At lunch, my sister Caroline asked if I would like to come to see The Ramones, as her friend had a spare ticket. I'd never heard of them. She played me the 12" version of "Sheena is a Punk Rocker". Caroline was 19 at the time and into music. I thought they sounded like the Beach Boys. I have always got on well with Caroline, so I thought it was fun. My Mum told her "He's only 14, if he turns out a wrong 'un, we'll blame you!". So it was we went along.  I've written about what happened before, The Roundhouse put my reminiscences on their 50th anniversary website.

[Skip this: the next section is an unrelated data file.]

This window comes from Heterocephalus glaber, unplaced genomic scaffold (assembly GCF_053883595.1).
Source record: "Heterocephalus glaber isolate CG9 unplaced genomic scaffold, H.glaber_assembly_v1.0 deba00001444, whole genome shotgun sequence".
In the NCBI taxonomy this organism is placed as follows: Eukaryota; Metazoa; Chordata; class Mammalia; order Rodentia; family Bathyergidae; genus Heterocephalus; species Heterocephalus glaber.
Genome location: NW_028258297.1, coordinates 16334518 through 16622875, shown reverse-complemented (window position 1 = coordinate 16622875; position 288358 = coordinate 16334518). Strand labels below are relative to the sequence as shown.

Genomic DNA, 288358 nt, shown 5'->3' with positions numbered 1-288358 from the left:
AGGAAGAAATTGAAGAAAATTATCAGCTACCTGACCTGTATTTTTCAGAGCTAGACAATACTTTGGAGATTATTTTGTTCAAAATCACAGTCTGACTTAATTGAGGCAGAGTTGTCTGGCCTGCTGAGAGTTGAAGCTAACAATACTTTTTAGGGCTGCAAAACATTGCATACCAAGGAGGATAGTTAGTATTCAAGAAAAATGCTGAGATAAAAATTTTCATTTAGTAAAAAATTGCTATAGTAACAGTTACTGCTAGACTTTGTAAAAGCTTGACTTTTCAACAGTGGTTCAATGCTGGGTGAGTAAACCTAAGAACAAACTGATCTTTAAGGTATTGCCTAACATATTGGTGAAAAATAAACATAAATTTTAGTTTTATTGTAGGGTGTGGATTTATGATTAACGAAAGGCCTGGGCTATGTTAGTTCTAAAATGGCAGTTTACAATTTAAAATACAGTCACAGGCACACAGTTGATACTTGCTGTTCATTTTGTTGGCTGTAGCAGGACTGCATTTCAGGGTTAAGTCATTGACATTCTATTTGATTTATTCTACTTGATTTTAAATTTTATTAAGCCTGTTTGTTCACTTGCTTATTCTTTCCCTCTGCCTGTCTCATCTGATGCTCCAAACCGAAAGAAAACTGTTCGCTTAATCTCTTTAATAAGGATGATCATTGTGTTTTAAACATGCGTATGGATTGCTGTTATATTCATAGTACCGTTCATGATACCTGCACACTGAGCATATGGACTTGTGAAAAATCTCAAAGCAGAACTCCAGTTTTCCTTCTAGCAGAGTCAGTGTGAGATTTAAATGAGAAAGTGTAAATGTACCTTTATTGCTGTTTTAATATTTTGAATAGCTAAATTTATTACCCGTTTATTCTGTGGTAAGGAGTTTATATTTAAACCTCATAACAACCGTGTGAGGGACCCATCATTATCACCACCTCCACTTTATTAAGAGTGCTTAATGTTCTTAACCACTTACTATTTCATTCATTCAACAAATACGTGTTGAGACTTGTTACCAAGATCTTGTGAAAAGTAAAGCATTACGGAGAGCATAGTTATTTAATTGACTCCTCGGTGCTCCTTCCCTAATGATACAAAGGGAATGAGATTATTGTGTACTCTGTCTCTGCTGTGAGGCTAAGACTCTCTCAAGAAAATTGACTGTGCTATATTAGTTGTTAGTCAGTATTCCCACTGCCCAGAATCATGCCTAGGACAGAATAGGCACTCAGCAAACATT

In short, on that night I found a meaning in life. Wheras I'd found the mainstream music scene dull beyond belief (that's why I started the blog with a quote from the era from Tony Parsons in the NME), Punk was a revelation. I couldn't get enough. At FCHS, punk was despised by many. I got into a few scraps as a result. One of my best friends at FCHS was Pete Conway. Pete was another Mill Hill boy. Pete had been ostracised by many, as someone in his class had started a false and vicious rumour that he was gay. At the time being gay was perhaps the most dangerous lifestyle at all at FCHS and homophobia was endemic and institutionalised. I'd not believed the rumours about Pete, but it was physically dangerous to be too matey with him in school. I mentioned to Pete that I'd seen the Ramones and they were great. He said that he'd been listening to Punk rock because his elder sister Mel had gotten into it. We decided to form a band more or less on the spot.  The thing about the 77/78 music scene was that you wanted to be the first one on your block to find new bands. As a Catholic, I found the Punk Holy Trinity. There were three main sources of input. The Holy Ghost was the Record shop in Mill Hill Broadway. This was run by Neil. Neil was a soulboy who hated punk, but was a sound bloke. The rep would come in to see him with a carload of records every Tuesday. He knew my tastes and so he'd take all of the new punk releases (there really weren't many at that time, one or two a month). Neil introduced me to The Heartbreakers and The Dickies, most notably. He'd say "if you don't buy this, I'll get into trouble for ordering it". Pete Conway was banned from the shop for starting a fight with Neil, when Neil had said he hated the Clash and that Junior Mervins version of Police and Thieves was better. In the heirarchy, next was The John Peel show on BBC Radio 1. Peel did the slot between 10pm and Midnight. Peel got me into the Buzzcocks and the Clash. I listened to the show almost every night for years. The top of the tree was The NME. Wheras Neil played music was released, Peel played bands that had either released music or were able to get on his show, The NME reviewed a dozen or so gigs a week, so with support bands, you got to hear of 20-30 bands. There was also the gig listings. For us, it was The Marquee, The Roundhouse and The Music Machine as the main venues.